The facts on why the Ruston alcohol props should be approved

This advertorial has been paid for by the Louisiana Economic Growth Committee. The views below do not necessarily reflect the views of the publishing staff of the Lincoln Parish Journal.

As Ruston approaches voting this Saturday on the referendum to approve expanded alcohol sales, the bottom-line facts are quite simple:

  • Propositions 1,2 and 5 on the ballot are already allowed and were decided by Ruston voters 20 years ago.
  • That decision led to significant local economic growth, with no adverse effects or unintended consequences.
  • On March 25, residents have another opportunity to drive further economic growth by allowing stores 15,000 square feet or larger, who also sell other products, to sell higher quality wine, beer and spirits. That means Super 1, both Walmart’s, Ruston Groceries, Super Saver, and possibly one more grocery store that is considering coming to Ruston. That’s it.
  • Without the ability to sell higher quality wine, beer and spirits, Ruston’s ability to attract additional new grocery stores will be significantly limited, which affects overall economic growth in the long-term.
  • A small handful of suddenly vocal people are now claiming that if Ruston also votes to allow a few bars to potentially open in Ruston’s downtown entertainment district, that will surely tarnish Ruston’s image. But the City Council has already passed the toughest limitations in the state on where and how close bars could be located in downtown Ruston, if any are even proposed, and they would also have to be approved by the Planning and Zoning Office.
  • And the “bar facts” are clear. We already have several bars downtown that also serve food, proving that the restaurant business model works if the establishment is well run. But the only true bar Ruston had closed decades ago, and even though low-alcohol-content bars have been legal in Ruston since 2002, not one has opened. The notion of Ruston being suddenly overrun with bars ignores the strict limitations in place, and is just a scare tactic being used in the absence of logic and facts.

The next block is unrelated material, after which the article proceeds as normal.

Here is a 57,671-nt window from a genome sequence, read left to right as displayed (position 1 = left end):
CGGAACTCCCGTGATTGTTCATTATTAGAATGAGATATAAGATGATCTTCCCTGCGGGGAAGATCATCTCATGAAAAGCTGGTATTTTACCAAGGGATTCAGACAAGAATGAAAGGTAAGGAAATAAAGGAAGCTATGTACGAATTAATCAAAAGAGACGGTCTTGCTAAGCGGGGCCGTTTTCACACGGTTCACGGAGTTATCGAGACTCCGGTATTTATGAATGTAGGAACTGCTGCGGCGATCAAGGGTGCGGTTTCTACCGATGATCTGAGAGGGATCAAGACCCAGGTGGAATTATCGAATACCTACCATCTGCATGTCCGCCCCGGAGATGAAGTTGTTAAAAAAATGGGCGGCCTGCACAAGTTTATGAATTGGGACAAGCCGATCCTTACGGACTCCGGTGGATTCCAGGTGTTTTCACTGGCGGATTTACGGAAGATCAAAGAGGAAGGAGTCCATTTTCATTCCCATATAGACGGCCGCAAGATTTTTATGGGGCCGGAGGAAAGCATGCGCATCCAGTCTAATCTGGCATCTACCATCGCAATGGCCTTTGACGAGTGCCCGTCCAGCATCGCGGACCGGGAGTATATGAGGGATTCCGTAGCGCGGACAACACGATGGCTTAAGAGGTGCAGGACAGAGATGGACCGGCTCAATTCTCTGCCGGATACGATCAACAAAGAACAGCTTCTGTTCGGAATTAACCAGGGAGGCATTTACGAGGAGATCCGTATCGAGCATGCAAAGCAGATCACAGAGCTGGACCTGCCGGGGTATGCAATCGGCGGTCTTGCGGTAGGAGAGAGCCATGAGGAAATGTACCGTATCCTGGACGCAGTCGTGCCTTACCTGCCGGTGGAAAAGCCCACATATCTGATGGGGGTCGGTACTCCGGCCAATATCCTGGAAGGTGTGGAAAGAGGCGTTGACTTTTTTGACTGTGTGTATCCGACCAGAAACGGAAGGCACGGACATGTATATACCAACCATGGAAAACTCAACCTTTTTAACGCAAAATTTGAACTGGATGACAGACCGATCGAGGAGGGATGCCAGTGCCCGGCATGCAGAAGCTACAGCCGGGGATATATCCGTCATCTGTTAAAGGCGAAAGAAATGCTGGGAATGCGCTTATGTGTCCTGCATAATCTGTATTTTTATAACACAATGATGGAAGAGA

• On the economics side, Ruston is losing out on the benefit of local sales revenues and the taxes generated by those revenues to the tune of $1.5 million a year, and probably more, for no good reason. People are still buying alcoholic beverages, they’re just buying them somewhere else.

It’s 2023, and Ruston has an opportunity to again adopt minor changes that could provide big economic and convenience benefits for the community, and the risks, if any, are small and easily managed.

More than 3,000 Ruston residents chose to call this election, and their voices should not be silenced, and the economic opportunities should not be lost, because a small, last-minute, suddenly vocal minority is trotting out the same vague opposition arguments that were made 20 years ago and have clearly been proven false.

Ruston’s growth during the past two decades has been steady, smart, planned and well-managed. There is no reason, or evidence, to suggest that two minor changes to local laws are going to change the character of the city in a negative way. History here in Ruston, and in many other communities across Louisiana that have adopted similar changes, has proven such claims false.

Please support economic growth, shopping convenience, and keeping local dollars local. Vote to adopt all five Propositions on the ballot and help keep Ruston moving forward.

This advertorial has been paid for by the Louisiana Economic Growth Committee. Go to for more information.